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case study

Developing a Feedback Culture at VEGA Americas

Peer-to-peer feedback is one of the most powerful behaviors that lead teams and organizations to high performance. It aligns with the fourth level of Patrick Lencioni’s 5 Dysfunctions of a Team framework, which is the Avoidance of Accountability. The five dysfunctions are:

Absence of Trust
Fear of Conflict
Lack of Commitment
Avoidance of Accountability
Inattention to Results

This case study explores the journey of implementing a feedback culture at VEGA Americas INC, a global leader in the radar and pressure technology industry.

The Challenge

The initial challenge was to shift the mindset within the organization regarding feedback. Many people mistakenly believe that feedback is a one-time intervention rather than an ongoing process. VEGA needed to foster a comprehensive system where feedback was a consistent and integrated part of the organizational culture.

Why VEGA Chose Credo Growth

VEGA Americas chose Credo Growth because of our expertise in cultural transformation and our proven methodology in creating high-performing teams. Our initial engagement began with a half-day management retreat where we introduced the principles of high performance and the 5 Dysfunctions of a Team framework. This retreat included a session where each manager gave and received feedback from their peers, which highlighted the power and process of effective feedback.

How Credo Growth Ensured Impact

  • High-Impact Training Sessions: We conducted short, high-impact, cross-functional training sessions to shift attitudes toward feedback, demonstrate its benefits, and equip employees with the skills to give and receive feedback effectively. 
  • Practice Opportunities: We provided spaces for team members to practice giving and receiving feedback on real, current topics. 
  • Management Check-Ins: We facilitated several management check-in sessions to discuss challenges and share ideas for driving the feedback culture internally. 
  • 360-Degree Feedback Rounds: We set up management 360-degree open feedback rounds to model the desired attitude toward feedback, demonstrating that it is acceptable, welcomed, and necessary. 
  • Intact Team Development Sessions: We worked with specific intact teams such as Marketing, Purchasing, Quality and Manufacturing to deepen the level of trust and provide opportunity for them to design their own team charter – a commitment on how to give each other feedback based on their team culture and set up.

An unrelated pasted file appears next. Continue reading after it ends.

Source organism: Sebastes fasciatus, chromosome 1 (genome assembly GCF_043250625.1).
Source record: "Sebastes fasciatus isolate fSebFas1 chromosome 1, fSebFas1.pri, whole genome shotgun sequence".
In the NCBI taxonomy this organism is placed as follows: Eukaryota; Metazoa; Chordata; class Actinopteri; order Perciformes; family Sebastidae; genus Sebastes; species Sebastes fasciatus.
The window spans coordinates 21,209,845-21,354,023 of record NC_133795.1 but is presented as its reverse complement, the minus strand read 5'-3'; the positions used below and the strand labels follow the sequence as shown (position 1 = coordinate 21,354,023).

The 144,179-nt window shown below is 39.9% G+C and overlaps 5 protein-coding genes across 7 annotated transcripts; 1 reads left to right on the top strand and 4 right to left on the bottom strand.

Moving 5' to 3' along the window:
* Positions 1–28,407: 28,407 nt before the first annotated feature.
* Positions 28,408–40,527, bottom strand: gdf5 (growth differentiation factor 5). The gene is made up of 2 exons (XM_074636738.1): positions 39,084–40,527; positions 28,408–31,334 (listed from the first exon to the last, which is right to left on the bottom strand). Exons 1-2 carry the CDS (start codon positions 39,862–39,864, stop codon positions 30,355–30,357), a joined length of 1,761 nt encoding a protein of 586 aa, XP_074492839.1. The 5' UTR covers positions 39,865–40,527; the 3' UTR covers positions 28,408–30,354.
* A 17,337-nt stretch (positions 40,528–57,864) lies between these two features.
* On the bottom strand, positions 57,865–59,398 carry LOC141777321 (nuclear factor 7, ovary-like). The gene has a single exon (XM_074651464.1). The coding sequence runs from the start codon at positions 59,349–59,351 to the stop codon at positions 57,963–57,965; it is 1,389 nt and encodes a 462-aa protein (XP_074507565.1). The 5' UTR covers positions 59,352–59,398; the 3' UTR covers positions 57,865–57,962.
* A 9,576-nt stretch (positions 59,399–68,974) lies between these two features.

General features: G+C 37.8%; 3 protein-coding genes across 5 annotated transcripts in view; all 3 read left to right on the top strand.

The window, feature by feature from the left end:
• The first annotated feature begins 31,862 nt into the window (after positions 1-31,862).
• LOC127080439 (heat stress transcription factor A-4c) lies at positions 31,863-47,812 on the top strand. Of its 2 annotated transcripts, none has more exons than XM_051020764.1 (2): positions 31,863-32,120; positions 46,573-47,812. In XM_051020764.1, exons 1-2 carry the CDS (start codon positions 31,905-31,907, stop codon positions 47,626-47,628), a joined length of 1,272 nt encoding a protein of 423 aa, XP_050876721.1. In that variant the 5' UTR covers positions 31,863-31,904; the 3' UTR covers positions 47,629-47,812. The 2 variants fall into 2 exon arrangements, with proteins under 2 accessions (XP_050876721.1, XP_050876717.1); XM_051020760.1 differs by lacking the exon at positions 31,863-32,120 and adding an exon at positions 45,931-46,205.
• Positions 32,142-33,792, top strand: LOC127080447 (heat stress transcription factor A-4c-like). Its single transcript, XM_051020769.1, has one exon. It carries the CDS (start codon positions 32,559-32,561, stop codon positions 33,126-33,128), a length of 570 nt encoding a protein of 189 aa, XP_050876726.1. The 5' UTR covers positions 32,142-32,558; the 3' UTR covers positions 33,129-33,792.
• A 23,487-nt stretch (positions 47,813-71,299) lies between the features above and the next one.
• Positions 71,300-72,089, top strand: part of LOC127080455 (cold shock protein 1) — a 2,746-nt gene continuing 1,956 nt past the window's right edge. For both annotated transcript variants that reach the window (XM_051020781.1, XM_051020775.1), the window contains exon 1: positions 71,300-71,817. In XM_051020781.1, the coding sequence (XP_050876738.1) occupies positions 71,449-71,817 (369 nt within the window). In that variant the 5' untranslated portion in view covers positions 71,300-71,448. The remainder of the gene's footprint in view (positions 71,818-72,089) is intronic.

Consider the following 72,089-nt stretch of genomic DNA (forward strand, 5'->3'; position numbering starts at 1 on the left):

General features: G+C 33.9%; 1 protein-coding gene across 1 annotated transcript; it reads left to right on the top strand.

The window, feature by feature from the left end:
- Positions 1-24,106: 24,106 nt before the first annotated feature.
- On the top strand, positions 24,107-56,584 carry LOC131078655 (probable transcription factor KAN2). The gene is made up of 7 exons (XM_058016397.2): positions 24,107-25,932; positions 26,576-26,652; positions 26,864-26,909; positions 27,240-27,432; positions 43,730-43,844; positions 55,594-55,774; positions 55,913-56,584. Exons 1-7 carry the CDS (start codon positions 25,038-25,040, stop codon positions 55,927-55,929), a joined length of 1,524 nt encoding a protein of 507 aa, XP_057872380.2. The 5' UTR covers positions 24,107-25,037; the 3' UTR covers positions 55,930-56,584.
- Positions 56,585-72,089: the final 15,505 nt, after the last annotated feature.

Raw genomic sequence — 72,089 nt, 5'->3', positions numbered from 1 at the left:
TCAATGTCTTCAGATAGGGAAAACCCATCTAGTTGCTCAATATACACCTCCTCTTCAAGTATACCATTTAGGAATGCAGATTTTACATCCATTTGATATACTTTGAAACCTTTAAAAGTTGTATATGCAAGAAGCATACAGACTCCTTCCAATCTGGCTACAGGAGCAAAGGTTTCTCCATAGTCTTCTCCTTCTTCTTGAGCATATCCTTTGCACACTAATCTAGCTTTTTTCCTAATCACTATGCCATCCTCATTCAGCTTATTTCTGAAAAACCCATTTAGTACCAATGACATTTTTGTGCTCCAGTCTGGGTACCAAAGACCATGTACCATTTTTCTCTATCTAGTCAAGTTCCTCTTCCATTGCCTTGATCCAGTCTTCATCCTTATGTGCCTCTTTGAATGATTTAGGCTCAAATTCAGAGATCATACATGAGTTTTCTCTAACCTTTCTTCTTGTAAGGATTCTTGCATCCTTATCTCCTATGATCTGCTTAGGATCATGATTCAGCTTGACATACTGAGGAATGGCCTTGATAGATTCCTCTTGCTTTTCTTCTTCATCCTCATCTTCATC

• Further Leadership and Management Team Development: We worked specifically with these two leadership levels to drive the feedback message across the business by them ‘walking the talk’, so that other team members could see and experience the behaviour from leadership as well. 

The Result

The culture development shift is still ongoing, as changing deep-seated behaviors takes time. However, significant progress has been made. Employees across VEGA Americas have started to embrace the feedback culture, leading to more direct communication, reduced politicking, and stronger, more trustworthy relationships. 

Measurable Results

Since the beginning of this journey, the following measurable results have been achieved: 

  • Organization-wide, 55% of employees are now more comfortable holding peers accountable, while 43% report an increase in personal responsibility. 
  • In the manufacturing department, 40% of employees feel more comfortable expressing different opinions. 
  • In the external sales team, 82% of employees are now comfortable showing vulnerability by admitting mistakes, apologizing, or asking for help. 
  • 71% of the inside sales team actively hold each other accountable. 

Conclusion

Developing a feedback culture had a significant impact on VEGA Americas INC, increasing efficiency, reducing politicking, and fostering a high-functioning, high-performing culture. Credo Growth continues to support VEGA in building this incredible culture, and we can do the same for you.

Resources

  • Society for Human Resource Management (SHRM)
  • Harvard Business Review, teams that understand each other’s personalities and working styles are more productive and make better decisions. The study found that such teams have a 6% increase in productivity and a 19% decrease in turnover rates.
  • The Five Dysfunctions of a Team model has been used by numerous companies to improve their team performance. According to a survey conducted by Patrick Lencioni, the author of the model, companies that use the model report a 40% improvement in team effectiveness.